High-frequency trading (HFT) is a means to manage rapid order flow to markets. High-speed computers at an HFT firm can submit thousands of orders at a time to exchanges using special algorithms. These orders are usually cancelled and replaced; it is estimated that only 10% of HFT orders execute. This phenomenon occurs because HFT systems continually fish for smaller bid/ask spreads that may immediately trigger trades. If no trades are triggered, the order is cancelled. However, if such trades are triggered, the HFT firm jumps in by trading to capture the spread – it buys at the lower ask and simultaneously sells at the higher bid. This only works if both legs are transacted at the same time. Any delay in one leg will allow market prices to adjust to the new spread, and the HFT firm can lose money. While the potential profit per share is very small (estimated between 1 and 2 tenths of a penny per share), when multiplied by high volumes and frequent executions, HFT can be a sizeable money-maker.
It is estimated that tens of billions in profits are realized annually through HFT. Participants include prime brokers, hedge funds, and independent investment firms. This high-stakes arena has seen brokers such as Goldman Sachs sue former employees for stealing HFT trading algorithms. Competition is so cutthroat that HFT firms actually try to physically place their computers as close as possible to exchanges and alternative trading systems (ATS) to reduce communications latency. Some go even further and pay to have their equipment in the same room as that used by exchange/ATS order-matching computers. The reason for such heroic order transmission strategies is that a delay as little as 1/1000 of a second can mean the difference between arriving first (and thus executing the trade) or sitting in a queue with an open order.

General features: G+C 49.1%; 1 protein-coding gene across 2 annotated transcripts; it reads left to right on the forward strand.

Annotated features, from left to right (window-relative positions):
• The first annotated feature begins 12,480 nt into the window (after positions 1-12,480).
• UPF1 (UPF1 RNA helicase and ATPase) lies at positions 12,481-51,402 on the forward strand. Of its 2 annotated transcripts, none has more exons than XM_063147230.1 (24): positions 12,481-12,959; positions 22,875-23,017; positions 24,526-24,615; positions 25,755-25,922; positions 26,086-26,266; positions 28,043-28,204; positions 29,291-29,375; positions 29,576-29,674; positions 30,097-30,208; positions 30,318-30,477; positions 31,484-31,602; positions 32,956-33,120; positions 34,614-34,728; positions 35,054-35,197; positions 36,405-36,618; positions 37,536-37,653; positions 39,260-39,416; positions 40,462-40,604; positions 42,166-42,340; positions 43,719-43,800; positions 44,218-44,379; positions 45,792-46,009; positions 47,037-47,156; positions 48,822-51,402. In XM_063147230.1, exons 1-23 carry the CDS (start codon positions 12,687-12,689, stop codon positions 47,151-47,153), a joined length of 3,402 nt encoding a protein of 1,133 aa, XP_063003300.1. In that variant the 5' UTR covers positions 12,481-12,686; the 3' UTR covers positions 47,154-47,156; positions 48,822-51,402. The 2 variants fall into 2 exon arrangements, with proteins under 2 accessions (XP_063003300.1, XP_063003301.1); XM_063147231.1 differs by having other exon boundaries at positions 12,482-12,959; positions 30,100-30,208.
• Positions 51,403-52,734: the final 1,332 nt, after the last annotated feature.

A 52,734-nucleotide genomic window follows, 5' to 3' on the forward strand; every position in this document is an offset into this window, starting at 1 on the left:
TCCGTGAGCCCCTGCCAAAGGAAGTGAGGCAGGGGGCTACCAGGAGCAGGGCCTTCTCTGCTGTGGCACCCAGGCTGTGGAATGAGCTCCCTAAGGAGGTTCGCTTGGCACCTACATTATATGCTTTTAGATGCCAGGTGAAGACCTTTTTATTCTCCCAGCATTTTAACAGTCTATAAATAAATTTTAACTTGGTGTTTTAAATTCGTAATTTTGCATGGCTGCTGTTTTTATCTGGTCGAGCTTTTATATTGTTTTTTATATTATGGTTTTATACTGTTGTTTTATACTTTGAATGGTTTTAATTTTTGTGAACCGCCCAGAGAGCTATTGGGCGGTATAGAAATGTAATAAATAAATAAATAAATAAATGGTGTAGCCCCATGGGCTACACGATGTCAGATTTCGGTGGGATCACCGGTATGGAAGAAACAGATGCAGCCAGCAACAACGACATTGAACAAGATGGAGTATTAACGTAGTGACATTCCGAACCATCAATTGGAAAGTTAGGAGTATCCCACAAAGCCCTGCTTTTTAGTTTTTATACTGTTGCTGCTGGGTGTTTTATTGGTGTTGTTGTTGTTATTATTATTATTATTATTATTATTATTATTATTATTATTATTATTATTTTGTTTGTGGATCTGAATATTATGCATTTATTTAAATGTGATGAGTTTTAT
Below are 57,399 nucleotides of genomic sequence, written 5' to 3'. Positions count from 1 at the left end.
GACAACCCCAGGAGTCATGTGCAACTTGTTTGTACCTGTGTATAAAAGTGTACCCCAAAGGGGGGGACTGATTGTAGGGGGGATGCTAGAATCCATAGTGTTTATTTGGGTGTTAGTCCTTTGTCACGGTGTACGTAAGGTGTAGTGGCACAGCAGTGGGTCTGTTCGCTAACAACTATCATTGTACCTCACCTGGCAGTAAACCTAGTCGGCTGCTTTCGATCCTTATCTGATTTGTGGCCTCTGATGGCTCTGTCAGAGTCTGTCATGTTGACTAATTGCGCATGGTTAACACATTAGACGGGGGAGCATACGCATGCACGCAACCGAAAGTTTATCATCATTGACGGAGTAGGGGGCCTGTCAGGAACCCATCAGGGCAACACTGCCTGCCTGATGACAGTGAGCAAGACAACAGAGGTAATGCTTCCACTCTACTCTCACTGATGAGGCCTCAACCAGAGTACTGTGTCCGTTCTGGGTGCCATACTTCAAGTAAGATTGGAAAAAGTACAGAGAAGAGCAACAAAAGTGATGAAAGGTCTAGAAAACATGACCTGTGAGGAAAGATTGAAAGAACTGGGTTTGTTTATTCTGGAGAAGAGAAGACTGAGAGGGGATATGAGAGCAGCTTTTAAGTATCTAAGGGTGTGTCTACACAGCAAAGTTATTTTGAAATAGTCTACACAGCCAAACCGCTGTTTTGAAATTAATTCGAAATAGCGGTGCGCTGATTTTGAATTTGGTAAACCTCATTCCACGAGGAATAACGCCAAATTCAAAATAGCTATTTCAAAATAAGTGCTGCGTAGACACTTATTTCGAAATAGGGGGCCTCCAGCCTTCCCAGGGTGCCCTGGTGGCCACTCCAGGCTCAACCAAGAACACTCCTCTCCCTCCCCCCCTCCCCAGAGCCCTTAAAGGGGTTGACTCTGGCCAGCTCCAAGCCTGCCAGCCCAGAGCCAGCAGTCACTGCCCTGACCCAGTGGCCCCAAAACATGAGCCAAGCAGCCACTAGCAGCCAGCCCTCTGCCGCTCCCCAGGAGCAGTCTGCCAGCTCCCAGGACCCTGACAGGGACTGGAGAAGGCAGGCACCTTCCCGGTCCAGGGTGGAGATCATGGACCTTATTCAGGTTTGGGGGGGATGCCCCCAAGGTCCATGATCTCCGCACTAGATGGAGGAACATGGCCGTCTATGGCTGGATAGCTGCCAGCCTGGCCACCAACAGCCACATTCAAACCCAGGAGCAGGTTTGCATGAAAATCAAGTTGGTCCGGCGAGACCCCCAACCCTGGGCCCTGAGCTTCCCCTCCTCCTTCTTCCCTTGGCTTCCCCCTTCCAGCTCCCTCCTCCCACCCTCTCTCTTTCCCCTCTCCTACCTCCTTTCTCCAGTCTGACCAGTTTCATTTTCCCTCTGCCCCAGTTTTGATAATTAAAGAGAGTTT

Besides capturing a tiny profit per share on each successful trade, HFT firms can also generate cash flow via perfectly legal rebates from exchanges in return for the enhanced trading volume. With these incentives, it is not surprising that almost ¾ of U.S. stock trading volume is attributed to HFT programs.
Anything this lucrative can be expected to engender its share of critics. Some worry of increased volatility in response to breaking news. Others feel that dealers, market makers and specialists cannot compete with customers since the latter group gets first shot at existing bids and asks. That’s because customer have a higher trade priority than do dealers – which actually makes sense since dealers are there to make markets, not monopolize them. The problem is that the liquidity provided by HFT engines can be quickly withdrawn when news occurs or volatility reaches extremes, thus making the market-makers job much more risky in difficult markets.
HFT, sometimes referred to as black-box trading, would seem to remove the human element from trading. A mistake on the tape can lead to a flurry of HFT activity that can easily disrupt trading operations. If such activity causes rapid discontinuous downside movements, other customers may have any stop-loss orders bypassed and sustain a larger loss than anticipated. The future of HFT is not clear – it will be interesting to see if the additional liquidity provided by HFT will compensate the trading community for possible downside risks.